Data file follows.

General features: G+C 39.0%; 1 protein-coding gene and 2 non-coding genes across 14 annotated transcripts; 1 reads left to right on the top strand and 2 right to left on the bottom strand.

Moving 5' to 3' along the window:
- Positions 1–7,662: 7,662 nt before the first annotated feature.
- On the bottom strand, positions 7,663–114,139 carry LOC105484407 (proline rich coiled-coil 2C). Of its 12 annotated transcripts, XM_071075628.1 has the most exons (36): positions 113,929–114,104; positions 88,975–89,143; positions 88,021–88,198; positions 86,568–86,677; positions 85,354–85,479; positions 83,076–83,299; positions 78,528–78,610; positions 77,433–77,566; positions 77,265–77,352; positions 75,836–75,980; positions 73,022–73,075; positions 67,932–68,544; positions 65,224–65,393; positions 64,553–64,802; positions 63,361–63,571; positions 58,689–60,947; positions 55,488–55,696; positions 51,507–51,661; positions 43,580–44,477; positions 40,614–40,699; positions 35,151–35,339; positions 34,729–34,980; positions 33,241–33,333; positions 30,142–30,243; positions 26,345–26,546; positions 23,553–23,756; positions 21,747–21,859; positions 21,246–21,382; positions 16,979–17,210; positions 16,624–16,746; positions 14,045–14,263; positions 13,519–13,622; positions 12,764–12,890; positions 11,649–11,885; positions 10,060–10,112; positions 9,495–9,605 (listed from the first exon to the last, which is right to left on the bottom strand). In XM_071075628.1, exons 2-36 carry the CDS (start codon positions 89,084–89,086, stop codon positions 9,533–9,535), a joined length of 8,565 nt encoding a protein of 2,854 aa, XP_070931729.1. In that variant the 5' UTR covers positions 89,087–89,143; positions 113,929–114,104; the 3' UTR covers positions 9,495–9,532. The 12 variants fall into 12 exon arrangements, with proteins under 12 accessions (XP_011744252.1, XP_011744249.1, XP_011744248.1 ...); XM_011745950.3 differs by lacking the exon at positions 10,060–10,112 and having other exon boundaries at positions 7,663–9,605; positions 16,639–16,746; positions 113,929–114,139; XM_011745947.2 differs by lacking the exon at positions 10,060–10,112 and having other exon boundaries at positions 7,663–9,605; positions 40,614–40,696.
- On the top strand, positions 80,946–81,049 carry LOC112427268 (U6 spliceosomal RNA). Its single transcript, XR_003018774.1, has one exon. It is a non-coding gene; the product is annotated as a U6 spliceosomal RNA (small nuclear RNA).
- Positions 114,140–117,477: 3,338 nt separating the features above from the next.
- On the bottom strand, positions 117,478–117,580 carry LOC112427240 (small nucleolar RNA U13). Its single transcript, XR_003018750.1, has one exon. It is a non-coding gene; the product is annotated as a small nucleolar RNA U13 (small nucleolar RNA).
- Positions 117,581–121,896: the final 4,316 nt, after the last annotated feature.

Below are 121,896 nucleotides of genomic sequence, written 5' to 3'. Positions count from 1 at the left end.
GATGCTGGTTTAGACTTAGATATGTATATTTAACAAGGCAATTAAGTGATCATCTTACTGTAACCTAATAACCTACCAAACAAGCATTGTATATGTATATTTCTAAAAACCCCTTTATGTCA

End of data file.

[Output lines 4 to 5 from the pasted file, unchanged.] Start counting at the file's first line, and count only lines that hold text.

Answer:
- On the bottom strand, positions 7,663–114,139 carry LOC105484407 (proline rich coiled-coil 2C). Of its 12 annotated transcripts, XM_071075628.1 has the most exons (36): positions 113,929–114,104; positions 88,975–89,143; positions 88,021–88,198; positions 86,568–86,677; positions 85,354–85,479; positions 83,076–83,299; positions 78,528–78,610; positions 77,433–77,566; positions 77,265–77,352; positions 75,836–75,980; positions 73,022–73,075; positions 67,932–68,544; positions 65,224–65,393; positions 64,553–64,802; positions 63,361–63,571; positions 58,689–60,947; positions 55,488–55,696; positions 51,507–51,661; positions 43,580–44,477; positions 40,614–40,699; positions 35,151–35,339; positions 34,729–34,980; positions 33,241–33,333; positions 30,142–30,243; positions 26,345–26,546; positions 23,553–23,756; positions 21,747–21,859; positions 21,246–21,382; positions 16,979–17,210; positions 16,624–16,746; positions 14,045–14,263; positions 13,519–13,622; positions 12,764–12,890; positions 11,649–11,885; positions 10,060–10,112; positions 9,495–9,605 (listed from the first exon to the last, which is right to left on the bottom strand). In XM_071075628.1, exons 2-36 carry the CDS (start codon positions 89,084–89,086, stop codon positions 9,533–9,535), a joined length of 8,565 nt encoding a protein of 2,854 aa, XP_070931729.1. In that variant the 5' UTR covers positions 89,087–89,143; positions 113,929–114,104; the 3' UTR covers positions 9,495–9,532. The 12 variants fall into 12 exon arrangements, with proteins under 12 accessions (XP_011744252.1, XP_011744249.1, XP_011744248.1 ...); XM_011745950.3 differs by lacking the exon at positions 10,060–10,112 and having other exon boundaries at positions 7,663–9,605; positions 16,639–16,746; positions 113,929–114,139; XM_011745947.2 differs by lacking the exon at positions 10,060–10,112 and having other exon boundaries at positions 7,663–9,605; positions 40,614–40,696.
- On the top strand, positions 80,946–81,049 carry LOC112427268 (U6 spliceosomal RNA). Its single transcript, XR_003018774.1, has one exon. It is a non-coding gene; the product is annotated as a U6 spliceosomal RNA (small nuclear RNA).